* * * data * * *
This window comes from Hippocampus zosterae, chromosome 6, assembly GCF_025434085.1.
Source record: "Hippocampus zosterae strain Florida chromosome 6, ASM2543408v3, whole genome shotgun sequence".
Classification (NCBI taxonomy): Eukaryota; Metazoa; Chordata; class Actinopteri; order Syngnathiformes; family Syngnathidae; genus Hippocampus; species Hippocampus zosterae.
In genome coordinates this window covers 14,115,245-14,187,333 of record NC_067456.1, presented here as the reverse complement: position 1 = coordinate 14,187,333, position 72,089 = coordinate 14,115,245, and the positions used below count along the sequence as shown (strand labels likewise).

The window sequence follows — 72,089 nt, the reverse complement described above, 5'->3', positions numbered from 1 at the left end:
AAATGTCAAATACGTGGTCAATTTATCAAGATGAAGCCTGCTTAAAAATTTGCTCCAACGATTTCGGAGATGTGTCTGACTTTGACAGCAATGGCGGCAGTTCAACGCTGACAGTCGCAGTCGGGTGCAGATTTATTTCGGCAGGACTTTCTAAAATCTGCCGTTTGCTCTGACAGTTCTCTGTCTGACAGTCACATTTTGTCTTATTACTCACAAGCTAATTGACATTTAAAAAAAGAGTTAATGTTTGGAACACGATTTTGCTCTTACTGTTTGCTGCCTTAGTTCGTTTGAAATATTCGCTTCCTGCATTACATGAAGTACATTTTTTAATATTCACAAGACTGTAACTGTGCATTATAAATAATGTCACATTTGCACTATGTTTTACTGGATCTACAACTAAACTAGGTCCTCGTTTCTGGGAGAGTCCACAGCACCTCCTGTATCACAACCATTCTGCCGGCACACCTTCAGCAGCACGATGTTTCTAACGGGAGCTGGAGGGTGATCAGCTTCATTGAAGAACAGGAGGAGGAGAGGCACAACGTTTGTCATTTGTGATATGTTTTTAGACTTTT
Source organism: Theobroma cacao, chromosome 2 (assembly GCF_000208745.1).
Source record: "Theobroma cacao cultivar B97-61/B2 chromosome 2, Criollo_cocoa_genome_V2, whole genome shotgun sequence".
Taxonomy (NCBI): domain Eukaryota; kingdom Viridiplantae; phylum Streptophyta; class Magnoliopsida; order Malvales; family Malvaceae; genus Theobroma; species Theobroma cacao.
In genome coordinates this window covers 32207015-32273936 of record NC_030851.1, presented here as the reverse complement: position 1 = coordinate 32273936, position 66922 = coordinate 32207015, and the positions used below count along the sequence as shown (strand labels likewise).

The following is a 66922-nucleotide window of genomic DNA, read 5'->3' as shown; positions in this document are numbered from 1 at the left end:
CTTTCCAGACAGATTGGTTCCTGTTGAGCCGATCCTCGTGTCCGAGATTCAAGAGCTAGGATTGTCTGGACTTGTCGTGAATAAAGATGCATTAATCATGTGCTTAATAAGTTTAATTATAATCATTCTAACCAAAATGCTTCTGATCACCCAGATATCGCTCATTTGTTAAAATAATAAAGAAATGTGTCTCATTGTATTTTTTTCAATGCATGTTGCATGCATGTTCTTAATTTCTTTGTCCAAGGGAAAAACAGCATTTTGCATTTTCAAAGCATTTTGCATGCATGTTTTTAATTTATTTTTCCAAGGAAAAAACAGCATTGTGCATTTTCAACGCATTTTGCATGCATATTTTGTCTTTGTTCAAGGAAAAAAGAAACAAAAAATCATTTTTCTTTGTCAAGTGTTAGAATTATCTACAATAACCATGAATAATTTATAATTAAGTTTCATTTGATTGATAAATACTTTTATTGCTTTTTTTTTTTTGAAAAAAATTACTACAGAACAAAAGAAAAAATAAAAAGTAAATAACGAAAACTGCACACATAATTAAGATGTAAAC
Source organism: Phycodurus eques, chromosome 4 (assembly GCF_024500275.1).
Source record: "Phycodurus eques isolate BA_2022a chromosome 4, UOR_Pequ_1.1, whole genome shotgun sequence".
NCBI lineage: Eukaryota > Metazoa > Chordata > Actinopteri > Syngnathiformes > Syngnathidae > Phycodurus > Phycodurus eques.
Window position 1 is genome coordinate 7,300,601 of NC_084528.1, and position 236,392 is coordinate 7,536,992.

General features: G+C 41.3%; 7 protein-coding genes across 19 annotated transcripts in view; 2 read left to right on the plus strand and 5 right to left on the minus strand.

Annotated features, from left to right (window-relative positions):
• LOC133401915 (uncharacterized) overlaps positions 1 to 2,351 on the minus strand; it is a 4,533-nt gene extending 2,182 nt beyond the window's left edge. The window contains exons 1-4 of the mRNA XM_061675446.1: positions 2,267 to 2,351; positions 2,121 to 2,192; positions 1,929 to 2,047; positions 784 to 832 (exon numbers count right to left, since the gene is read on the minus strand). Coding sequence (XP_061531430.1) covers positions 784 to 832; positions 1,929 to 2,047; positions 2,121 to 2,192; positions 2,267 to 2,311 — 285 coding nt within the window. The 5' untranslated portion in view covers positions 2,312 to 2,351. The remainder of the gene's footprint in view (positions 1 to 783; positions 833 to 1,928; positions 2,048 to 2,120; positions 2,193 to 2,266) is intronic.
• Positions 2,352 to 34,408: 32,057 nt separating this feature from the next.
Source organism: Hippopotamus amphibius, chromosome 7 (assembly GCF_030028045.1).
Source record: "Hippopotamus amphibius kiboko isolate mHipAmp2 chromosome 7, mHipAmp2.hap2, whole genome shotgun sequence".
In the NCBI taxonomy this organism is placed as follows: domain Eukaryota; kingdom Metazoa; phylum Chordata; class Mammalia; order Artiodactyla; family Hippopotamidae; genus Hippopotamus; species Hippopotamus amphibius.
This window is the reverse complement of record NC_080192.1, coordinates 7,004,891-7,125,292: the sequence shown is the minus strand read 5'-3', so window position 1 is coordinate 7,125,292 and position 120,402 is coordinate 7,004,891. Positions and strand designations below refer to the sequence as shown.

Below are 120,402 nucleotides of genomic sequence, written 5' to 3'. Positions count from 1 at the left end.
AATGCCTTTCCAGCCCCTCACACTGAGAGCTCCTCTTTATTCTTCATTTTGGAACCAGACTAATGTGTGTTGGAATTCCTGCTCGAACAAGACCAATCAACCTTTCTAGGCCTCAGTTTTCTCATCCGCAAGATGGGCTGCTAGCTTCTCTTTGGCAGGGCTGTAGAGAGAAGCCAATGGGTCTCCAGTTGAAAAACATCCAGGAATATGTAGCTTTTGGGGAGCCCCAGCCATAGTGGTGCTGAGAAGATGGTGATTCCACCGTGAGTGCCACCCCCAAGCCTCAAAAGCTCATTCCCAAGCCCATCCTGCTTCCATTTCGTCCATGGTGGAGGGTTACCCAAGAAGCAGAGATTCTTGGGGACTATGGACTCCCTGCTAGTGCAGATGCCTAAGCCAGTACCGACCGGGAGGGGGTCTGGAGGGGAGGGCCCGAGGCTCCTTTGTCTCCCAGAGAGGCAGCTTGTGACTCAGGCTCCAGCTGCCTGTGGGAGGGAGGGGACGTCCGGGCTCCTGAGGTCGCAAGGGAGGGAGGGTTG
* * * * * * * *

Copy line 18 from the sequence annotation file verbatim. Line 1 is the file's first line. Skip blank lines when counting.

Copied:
Annotated features, from left to right (window-relative positions):